Matt's favourite area of Tokyo was Akihabara, known as Electric Town – this is where all the technology and electronic stores are situated, as well as arcades, anime and manga cafés. After spending some time in Club Sega and Taito arcades, where people sat in rows, completely transfixed on the machines in front of them, I left Matt to browse Super Potato and other strangely-named retro games stores while I went to check out a few cat cafés, to practise those crazy cat lady skills that Matt was starting to worry about in Texas. Unlike Lady Dinah's in London you can feed the cats in the Tokyo cat cafés, and before I knew it I had a dozen cats swarming around me.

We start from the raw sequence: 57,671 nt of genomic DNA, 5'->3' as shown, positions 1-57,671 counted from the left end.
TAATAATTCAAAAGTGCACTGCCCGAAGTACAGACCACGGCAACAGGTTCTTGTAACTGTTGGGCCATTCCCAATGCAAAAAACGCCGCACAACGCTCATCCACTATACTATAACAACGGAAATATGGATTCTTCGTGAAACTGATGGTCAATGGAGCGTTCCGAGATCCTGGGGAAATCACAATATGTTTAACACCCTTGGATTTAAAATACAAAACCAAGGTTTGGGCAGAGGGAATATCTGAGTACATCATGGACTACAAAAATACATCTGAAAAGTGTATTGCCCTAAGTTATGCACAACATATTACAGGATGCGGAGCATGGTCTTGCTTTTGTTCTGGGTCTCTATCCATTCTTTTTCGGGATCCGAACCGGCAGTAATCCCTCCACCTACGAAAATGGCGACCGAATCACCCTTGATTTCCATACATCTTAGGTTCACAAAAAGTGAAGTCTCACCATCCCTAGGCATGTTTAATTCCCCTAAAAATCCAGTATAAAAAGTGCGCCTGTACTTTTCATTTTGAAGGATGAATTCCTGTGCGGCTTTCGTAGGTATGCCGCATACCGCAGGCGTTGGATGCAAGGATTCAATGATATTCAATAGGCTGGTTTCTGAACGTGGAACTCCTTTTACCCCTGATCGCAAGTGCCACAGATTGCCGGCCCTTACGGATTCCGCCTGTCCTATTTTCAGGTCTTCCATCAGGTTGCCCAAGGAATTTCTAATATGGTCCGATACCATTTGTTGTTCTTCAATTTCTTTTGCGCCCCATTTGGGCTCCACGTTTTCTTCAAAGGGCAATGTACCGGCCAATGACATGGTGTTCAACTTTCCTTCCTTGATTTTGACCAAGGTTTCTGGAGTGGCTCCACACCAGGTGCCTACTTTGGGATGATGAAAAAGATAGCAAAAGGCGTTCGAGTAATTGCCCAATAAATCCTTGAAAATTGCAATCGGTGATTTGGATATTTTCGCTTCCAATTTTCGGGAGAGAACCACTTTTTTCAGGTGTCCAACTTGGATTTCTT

When I met up with Matt later, he had bought a suitcaseful of games, which I thought was rather unfair, as I had been told that under no circumstances was I to sneak a cat out of the cat café. Our lack of phone signal and internet access made it quite difficult to continue this games/cat café dual, so we sought a way to combine our interests. Unfortunately there are no cat cafés with retro games consoles installed (future business idea?), but after a bit of research we were delighted to discover 8-bit, a retro games bar. Perfect. Matt could continue his retro gaming, whilst I got drunk on video-game themed cocktails, such as Metroid, Princess Peach and Donkey Kong. I even got drunk enough to be persuaded to play a game of Dr Mario.